Coins (39), Halfpenny / Half crown, copper / silver, New Zealand, 1933-1963
Coins, banknotes and medals provide important insights into the issuing government's values and how it wishes to be perceived. Nationalistic in character, they are frequently admired for their artistic and technological merit. Indeed, the critical importance of security has meant that their production methods are generally cutting edge. While some coins, banknotes and medals are valued for their rarity, most are commonplace. They are a tangible reminder of changes in nation states, deposed and long-dead rulers, disputes over borders, political events and wars and provide a direct link with up to 2,500 years of world history.
For thirty years (1976-2006), William Dudley Bush sent the Museum a steady stream of rare and valuable coins and banknotes. His first association with the Museum was in the mid 1960s when he donated a table whose top was filled with Australian 1937 and 1938 Crown coins. An American citizen, living in Vancouver, Washington State, Bill Bush's interest in Australia dates from his time in the Merchant Navy during and after World War II. Many of the coins and banknotes donated to the Museum were collected on his travels around the world. In some ports, such as Sydney, friends working in banks set aside unusual notes for his attention.
Beginning in 1976, donations of numismatic treasures regularly arrived in the mail, in large padded envelopes covered with a myriad of stamps, eagle-headed airmail stickers, and his distinctive scrawl. Bill Bush also embarked on a regular correspondance with the Museum's Director and Curator. These highly personal letters allowed insights into his life, the changing seasons and the reasons behind his extraordinary generosity to an Australian museum: 'My purpose has been to give all my life stuff to a museum for educational purposes for children to hopefully learn some history . . . and not to put a value on any of my properties (Office file F95/372/-04 letter dated 14 November 1993).'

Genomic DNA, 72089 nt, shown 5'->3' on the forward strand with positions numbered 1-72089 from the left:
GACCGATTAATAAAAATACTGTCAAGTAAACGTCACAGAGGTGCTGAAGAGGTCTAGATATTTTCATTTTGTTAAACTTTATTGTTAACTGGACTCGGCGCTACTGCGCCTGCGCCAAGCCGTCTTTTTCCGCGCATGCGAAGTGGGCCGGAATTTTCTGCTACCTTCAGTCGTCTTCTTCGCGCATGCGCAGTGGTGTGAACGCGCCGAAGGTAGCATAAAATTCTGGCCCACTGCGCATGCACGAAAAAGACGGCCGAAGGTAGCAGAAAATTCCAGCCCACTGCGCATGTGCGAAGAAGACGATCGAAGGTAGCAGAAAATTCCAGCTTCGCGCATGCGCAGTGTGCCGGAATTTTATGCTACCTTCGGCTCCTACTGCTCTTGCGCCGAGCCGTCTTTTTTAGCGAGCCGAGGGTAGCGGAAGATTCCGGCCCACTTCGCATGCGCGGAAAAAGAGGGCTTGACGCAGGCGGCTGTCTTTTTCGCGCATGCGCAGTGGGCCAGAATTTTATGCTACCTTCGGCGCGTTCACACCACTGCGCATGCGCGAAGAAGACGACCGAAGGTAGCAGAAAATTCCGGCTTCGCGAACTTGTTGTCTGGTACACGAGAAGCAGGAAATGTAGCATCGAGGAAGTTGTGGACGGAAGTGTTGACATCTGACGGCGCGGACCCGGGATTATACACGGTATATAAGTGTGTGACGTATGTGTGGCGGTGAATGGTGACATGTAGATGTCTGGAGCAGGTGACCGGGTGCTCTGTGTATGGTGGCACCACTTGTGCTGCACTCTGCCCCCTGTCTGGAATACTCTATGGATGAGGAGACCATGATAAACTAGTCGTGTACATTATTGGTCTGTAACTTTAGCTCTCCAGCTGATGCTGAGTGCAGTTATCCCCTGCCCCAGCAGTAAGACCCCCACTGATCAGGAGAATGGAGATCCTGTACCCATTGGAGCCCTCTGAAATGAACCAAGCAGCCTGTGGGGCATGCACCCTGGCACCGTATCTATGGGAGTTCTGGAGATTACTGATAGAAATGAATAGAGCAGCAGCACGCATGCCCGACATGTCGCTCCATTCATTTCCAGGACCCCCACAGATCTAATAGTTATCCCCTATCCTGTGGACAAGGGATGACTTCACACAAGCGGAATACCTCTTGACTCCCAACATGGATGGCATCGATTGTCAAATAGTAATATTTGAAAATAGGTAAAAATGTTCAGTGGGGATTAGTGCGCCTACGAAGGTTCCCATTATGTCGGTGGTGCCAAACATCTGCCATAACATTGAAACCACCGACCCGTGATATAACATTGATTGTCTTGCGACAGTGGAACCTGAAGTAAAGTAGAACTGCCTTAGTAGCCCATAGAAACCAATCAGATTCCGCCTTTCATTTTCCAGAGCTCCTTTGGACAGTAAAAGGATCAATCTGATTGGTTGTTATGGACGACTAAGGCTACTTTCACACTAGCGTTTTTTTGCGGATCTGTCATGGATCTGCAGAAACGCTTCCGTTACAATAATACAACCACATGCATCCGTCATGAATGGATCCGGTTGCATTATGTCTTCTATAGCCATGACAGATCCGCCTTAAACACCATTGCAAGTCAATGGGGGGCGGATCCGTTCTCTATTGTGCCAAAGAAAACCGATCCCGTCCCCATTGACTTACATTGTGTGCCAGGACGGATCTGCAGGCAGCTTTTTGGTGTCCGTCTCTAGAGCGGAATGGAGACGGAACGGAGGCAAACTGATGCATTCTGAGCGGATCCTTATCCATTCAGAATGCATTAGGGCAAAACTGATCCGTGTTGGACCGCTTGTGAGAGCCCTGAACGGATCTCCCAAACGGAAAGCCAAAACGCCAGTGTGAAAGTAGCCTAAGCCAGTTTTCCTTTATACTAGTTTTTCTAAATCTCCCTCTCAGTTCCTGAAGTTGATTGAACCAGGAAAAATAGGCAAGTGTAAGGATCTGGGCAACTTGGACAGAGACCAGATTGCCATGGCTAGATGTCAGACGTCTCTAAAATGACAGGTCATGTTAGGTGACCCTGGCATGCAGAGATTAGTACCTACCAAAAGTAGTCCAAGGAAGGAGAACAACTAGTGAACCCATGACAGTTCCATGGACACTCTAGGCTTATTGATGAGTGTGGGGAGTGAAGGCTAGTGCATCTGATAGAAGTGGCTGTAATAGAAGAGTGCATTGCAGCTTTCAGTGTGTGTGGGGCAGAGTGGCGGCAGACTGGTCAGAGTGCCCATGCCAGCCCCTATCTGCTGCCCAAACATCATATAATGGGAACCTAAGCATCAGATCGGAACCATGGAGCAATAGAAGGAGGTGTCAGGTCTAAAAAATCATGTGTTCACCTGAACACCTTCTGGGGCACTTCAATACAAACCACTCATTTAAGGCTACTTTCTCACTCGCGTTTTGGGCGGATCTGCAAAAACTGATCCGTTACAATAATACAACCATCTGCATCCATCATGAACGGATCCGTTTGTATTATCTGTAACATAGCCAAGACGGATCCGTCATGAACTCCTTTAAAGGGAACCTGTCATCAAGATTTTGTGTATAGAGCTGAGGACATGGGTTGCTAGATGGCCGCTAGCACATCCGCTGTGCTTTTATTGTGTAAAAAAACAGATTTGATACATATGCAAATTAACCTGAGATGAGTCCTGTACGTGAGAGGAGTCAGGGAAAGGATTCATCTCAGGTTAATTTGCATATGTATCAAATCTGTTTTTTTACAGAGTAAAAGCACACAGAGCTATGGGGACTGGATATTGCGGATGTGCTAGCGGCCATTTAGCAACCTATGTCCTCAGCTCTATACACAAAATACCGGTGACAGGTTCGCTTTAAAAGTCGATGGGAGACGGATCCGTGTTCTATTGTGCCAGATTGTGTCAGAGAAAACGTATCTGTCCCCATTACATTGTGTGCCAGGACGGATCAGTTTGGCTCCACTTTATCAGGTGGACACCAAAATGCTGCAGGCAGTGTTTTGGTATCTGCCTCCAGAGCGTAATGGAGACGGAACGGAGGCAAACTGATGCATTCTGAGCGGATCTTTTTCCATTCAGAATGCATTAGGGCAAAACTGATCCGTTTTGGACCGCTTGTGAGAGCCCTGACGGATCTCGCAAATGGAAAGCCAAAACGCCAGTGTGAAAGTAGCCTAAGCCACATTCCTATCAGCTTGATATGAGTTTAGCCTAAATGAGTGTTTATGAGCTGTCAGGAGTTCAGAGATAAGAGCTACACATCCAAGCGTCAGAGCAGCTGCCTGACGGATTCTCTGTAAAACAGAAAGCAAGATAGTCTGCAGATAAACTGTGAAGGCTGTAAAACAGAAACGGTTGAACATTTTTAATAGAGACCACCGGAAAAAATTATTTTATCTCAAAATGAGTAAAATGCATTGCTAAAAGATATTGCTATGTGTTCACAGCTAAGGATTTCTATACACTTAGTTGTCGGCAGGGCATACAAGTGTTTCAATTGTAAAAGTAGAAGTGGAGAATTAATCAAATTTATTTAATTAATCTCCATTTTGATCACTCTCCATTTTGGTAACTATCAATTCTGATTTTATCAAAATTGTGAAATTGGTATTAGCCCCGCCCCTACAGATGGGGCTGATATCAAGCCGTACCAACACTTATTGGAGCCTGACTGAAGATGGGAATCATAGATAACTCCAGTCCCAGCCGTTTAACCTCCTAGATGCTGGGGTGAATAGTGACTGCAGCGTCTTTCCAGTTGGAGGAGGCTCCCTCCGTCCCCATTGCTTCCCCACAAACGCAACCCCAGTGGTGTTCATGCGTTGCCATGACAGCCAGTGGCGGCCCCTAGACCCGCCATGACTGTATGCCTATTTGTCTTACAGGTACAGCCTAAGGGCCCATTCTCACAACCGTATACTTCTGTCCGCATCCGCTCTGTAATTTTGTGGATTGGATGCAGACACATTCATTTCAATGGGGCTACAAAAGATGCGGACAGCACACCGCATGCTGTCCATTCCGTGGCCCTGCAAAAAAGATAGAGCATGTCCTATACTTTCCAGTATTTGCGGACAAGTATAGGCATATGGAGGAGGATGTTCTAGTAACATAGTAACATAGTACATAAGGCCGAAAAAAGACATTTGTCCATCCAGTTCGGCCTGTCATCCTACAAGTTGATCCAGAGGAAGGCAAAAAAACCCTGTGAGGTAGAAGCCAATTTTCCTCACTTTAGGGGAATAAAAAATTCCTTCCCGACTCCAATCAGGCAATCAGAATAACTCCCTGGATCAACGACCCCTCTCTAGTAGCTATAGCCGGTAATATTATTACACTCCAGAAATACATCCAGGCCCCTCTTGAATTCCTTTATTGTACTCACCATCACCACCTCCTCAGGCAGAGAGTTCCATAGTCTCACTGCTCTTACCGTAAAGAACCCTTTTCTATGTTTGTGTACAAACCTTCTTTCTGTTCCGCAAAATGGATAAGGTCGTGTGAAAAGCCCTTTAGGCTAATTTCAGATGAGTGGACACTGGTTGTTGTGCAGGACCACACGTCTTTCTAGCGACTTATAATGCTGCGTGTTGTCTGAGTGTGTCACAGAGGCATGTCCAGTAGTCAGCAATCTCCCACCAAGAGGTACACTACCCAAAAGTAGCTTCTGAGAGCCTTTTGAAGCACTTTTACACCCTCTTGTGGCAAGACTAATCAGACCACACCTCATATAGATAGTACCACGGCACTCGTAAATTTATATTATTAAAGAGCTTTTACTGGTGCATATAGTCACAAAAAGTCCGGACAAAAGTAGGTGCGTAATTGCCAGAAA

Bill Bush was born in Skiatook, Oklahoma in 1925. Descended from a Cherokee father who was raised on a Reservation, Bill married a number of times though his great love was Peg, who died in 1987. In recognition of his generosity, Bill Bush was made an Honorary Associate of the Museum in the field of numismatics and, in 2003, a Life Fellow. He continued corresponding with the Powerhouse until his death in November 2006.
Dr Paul Donnelly
Curator, International decorative arts and design
Bill Bush developed an emotional attachment to Australia through his many visits here as a Merchant seaman during and after World War II. During his visits to ports around the world Bill Bush collected banknotes, even managing in some such as Sydney to arrange with friends working in banks to set aside unusual notes that he would later exchange for face value. Bill Bush's association with the Powerhouse Museum began in the mid 1960s when he donated a table decorated with Australian 1937 and 1938 Crown coins. This was followed in 1976 by rare examples of Cocos Island ivory-currency. These initial gifts are indicative of Bill Bush's collecting and his delight in unusual and rare numismatics. Over the next thirty years, the Museum received a steady stream of rare and valuable coins and banknotes that now form an important part of the Powerhouse numismatic collection.